This post is now available in Polish at Racjonalista — thanks once again to Malgorzata.
A few days ago, over at the New York Times, a selection of letters in response to Ezekiel Emmanuel’s article on assisted dying, and to Ben Mattlin’s piece on his reasons for opposing the Death with Dignity law that is on the Massachusetts ballot today, were published. I want briefly to address myself to one of these letters, which in my view is particulary powerful. I copy the letter here:
To the Editor:
Dr. Ezekiel J. Emanuel uses a flawed rationale to challenge the legitimacy of assisted suicide. While he seems to agree that it would be acceptable in cases of severe, intractable physical pain, he suggests that it is not legitimate if motivated by emotional pain or depression. The appropriate response in such cases, he maintains, is to provide “counseling and caring.”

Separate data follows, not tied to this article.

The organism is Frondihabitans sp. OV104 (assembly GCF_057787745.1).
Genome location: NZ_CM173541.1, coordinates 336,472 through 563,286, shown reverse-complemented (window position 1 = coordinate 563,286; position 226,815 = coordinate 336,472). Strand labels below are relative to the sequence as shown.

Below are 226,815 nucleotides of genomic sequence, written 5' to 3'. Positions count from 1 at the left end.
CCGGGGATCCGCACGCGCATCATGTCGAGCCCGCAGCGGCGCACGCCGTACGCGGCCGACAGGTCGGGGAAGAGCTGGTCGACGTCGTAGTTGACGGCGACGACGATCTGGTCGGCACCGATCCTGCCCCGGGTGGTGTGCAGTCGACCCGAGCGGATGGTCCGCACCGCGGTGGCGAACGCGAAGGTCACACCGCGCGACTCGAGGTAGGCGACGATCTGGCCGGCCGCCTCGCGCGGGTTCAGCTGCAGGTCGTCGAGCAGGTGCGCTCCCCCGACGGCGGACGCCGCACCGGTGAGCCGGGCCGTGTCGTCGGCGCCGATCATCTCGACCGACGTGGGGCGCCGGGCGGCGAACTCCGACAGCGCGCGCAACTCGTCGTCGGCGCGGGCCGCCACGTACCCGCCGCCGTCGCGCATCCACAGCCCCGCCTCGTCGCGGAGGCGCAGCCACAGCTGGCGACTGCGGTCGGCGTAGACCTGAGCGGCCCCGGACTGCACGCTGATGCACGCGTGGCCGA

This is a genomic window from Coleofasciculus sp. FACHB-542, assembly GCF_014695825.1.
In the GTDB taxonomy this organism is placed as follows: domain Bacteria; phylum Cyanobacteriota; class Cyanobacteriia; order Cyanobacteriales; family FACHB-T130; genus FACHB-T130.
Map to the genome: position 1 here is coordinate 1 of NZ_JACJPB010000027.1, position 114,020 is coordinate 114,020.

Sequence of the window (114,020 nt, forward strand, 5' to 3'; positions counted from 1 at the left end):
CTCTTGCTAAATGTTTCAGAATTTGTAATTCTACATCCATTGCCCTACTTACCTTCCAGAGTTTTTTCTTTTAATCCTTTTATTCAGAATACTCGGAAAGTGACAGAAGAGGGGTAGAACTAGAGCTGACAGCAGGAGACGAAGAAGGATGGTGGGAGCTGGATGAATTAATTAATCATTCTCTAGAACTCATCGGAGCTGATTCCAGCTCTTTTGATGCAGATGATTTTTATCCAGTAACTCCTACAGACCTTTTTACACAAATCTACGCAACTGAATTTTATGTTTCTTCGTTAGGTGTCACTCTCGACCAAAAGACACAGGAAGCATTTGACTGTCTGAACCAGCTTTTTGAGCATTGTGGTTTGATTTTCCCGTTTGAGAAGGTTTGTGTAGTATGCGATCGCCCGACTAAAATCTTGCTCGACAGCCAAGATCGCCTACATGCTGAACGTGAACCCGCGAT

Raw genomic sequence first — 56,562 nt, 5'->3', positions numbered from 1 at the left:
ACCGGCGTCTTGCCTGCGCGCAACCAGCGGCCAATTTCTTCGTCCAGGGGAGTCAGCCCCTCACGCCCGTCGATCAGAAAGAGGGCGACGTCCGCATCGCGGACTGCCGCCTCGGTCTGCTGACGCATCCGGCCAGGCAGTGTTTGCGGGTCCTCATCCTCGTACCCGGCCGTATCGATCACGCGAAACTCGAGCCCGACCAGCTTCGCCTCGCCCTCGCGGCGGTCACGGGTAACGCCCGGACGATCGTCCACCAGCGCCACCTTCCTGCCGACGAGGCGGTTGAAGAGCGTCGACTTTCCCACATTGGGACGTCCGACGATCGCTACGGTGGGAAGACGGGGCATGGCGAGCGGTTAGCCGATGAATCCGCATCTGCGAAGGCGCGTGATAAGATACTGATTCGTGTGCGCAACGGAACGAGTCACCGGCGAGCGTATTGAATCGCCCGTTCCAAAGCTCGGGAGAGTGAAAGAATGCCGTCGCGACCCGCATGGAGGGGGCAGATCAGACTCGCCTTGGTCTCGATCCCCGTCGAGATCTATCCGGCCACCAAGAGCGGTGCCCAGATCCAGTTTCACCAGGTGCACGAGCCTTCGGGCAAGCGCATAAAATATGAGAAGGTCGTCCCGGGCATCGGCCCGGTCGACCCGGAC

As a retired clinical psychologist, I must note that there is a vast difference between the depression of a terminally ill patient, who realistically perceives his situation to be hopeless, and a physically healthy patient suffering from clinical depression.
In the case of a physically healthy patient who is clinically depressed, feelings of worthlessness and hopelessness are the product of inaccurate perceptions of self and circumstances — mental distortions produced by the illness itself. For such patients, treatment can produce marked improvement.